Happiness: An unachievable quest?

I can’t help but notice the apparent gloom that’s found a home on many of our faces as we brush past each other in these streets of Nairobi on our way to tend to the businesses which put food on our tables every night. Often, we’re preoccupied with worries about the past and the future, lost in mazes of unending thoughts about a myriad of trivialities. We’re stuck in little prisons of our own making in our own minds, curtly unaware of how our thoughts affect our well-being until we come across the growing furrows of wrinkles on our aging foreheads as the years go by – which ironically, drives us to worry even more. Worry is useless if it doesn’t cajole us to act, so our helpless indulgence in it is in vain and often at the expense of our health. Did I also mention how addictive this worrying thing can be? Worry is the epidemic of these modern times – together with its cousin, unhappiness. These two are a stark reminder of elusive happiness really is. You know, many things in this lifetime have proven to be elusive. Power is one of them. Freedom is another – have you ever yearned for freedom so bad that the yearning itself is a prison of its own? But of all things elusive and fleeting that this world has promised humanity since time immemorial, happiness is one of the most mysterious. At least in my view.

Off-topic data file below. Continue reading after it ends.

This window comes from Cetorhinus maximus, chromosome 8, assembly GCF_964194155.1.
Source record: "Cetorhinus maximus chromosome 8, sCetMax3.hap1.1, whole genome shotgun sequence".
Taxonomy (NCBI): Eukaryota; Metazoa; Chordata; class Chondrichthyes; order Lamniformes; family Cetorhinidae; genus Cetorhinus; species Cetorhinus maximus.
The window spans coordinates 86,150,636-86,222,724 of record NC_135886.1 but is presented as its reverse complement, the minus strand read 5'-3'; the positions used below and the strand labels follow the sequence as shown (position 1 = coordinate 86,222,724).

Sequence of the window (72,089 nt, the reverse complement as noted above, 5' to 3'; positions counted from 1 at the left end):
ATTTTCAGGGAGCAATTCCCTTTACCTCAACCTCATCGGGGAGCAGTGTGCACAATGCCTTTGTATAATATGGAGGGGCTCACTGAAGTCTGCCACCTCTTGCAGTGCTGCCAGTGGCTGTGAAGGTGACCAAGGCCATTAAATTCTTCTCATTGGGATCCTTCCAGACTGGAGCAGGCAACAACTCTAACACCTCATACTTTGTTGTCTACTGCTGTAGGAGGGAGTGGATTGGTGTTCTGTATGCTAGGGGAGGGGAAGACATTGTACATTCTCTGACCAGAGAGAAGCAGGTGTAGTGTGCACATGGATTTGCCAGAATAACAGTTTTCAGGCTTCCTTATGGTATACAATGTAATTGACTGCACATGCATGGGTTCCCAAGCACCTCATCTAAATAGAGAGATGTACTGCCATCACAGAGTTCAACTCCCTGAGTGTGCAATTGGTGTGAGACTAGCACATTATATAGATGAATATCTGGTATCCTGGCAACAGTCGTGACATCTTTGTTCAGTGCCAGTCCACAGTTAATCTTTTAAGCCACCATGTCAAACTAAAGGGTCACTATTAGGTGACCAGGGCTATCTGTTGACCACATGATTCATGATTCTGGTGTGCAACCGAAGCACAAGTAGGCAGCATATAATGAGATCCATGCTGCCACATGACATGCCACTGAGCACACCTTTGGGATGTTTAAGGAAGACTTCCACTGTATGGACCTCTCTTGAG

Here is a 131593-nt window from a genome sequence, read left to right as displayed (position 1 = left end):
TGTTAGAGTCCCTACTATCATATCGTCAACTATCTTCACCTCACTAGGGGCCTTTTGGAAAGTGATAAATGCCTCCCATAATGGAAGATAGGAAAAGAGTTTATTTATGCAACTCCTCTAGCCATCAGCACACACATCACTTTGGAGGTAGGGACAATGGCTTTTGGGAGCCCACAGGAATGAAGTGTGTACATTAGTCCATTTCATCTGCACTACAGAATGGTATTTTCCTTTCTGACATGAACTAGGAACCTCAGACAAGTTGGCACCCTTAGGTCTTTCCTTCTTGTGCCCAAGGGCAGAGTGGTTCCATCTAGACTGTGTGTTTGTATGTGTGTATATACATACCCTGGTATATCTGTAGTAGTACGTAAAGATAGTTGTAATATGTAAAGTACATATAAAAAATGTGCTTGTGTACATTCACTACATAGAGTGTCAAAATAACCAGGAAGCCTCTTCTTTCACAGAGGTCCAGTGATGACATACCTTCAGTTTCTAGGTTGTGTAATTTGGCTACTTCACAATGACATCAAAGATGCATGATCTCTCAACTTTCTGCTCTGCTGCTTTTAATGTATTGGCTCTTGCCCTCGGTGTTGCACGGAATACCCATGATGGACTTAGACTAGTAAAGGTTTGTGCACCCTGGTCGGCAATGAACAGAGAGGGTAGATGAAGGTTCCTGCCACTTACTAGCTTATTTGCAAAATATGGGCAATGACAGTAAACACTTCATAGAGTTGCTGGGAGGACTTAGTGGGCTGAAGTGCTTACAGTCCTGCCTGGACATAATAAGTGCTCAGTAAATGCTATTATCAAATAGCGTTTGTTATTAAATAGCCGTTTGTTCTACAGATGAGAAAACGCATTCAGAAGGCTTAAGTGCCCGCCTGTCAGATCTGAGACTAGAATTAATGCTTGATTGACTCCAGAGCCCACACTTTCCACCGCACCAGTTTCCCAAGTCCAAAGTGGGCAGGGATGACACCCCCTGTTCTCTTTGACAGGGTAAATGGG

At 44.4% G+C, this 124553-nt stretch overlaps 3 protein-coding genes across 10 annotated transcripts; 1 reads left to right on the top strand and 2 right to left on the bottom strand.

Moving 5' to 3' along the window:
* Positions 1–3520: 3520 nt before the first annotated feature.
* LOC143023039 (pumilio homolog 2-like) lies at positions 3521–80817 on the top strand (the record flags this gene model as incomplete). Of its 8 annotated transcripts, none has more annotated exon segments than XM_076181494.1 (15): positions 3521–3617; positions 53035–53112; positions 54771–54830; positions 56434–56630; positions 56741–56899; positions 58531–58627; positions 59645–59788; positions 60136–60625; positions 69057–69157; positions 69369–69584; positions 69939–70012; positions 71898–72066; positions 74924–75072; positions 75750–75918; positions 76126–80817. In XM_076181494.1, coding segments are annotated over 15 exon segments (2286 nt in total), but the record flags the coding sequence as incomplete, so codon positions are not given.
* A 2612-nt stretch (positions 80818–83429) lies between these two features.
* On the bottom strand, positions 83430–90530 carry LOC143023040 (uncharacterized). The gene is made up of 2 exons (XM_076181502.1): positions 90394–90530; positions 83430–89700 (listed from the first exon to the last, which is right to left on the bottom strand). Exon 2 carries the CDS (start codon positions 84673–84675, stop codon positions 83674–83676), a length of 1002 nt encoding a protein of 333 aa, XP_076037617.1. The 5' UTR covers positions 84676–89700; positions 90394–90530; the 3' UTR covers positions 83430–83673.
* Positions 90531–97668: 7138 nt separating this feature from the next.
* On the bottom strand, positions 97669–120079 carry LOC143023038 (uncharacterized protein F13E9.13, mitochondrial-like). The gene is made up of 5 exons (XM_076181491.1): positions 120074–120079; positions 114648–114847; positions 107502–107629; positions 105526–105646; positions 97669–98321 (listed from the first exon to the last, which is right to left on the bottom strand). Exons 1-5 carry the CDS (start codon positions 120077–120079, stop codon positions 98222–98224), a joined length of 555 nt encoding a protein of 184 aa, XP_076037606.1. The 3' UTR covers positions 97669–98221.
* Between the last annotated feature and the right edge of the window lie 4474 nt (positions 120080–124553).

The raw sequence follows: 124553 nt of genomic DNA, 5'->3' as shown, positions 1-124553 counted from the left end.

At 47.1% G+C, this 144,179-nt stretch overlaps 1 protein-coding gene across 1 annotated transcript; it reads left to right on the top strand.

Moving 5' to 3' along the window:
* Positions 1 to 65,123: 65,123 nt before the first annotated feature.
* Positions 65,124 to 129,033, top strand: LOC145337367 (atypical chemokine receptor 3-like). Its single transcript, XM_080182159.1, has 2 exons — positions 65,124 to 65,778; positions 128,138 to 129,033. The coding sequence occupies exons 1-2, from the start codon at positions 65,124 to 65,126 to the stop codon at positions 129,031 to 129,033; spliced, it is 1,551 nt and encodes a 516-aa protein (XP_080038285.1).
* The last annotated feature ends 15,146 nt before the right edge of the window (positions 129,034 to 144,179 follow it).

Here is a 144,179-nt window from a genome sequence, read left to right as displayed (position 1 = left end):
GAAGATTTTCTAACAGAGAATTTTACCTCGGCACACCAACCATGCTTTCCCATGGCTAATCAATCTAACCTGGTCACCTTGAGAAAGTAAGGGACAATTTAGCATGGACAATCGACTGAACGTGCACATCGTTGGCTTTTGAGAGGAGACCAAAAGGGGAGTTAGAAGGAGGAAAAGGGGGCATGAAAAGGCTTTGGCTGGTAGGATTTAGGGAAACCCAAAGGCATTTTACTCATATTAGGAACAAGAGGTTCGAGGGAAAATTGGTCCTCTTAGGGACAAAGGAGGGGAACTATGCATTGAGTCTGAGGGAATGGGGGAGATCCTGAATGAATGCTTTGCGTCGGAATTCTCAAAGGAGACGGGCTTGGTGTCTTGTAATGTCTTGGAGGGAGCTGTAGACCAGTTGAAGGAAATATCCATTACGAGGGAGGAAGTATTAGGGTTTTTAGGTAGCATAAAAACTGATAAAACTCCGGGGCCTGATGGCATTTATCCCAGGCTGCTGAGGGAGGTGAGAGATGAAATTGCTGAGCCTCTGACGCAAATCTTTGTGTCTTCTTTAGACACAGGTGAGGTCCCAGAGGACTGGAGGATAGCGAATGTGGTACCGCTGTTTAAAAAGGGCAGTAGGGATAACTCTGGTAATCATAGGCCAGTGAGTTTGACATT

Think about all the self-help books, many of which are bestsellers, promising ounces of happiness, only if you do this and that…

Think about how many ads are packaged and presented on our screens, with promises of pure happiness only if you buy this product or the other one…

Think about how many governments have been elected on the promise of economic growth & prosperity, with the basic assumption that this growth and prosperity will automatically lead to constant happiness – a conventional narrative which screams to says that ‘if I give you land for you to till, a house for you and spouse to raise your kids in, good roads for your posh cars to cruise on when you’re moving around our city, and good joints for you to indulge in and forget your troubles over the weekend as you sip your favorite poison & listen to your favorite music – why else would you not be happy?’